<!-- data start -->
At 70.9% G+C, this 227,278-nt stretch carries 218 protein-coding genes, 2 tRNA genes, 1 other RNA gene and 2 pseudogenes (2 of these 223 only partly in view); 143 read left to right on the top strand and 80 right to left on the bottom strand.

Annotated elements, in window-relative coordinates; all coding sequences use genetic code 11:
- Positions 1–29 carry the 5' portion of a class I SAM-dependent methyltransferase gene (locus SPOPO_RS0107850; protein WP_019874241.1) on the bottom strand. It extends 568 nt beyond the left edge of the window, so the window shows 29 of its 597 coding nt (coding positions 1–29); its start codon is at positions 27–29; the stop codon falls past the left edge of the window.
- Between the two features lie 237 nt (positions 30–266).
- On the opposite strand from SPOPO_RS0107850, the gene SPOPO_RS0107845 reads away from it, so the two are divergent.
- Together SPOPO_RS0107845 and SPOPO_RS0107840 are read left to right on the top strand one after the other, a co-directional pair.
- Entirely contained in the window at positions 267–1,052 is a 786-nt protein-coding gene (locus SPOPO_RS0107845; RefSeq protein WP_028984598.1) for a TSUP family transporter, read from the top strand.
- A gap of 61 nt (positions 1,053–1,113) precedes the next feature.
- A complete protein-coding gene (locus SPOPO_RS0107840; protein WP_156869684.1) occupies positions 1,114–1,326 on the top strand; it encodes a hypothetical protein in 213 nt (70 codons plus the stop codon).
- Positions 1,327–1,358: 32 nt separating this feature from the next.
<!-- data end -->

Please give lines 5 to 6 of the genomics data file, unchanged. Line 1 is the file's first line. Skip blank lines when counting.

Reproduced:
- On the opposite strand from SPOPO_RS0107850, the gene SPOPO_RS0107845 reads away from it, so the two are divergent.
- Together SPOPO_RS0107845 and SPOPO_RS0107840 are read left to right on the top strand one after the other, a co-directional pair.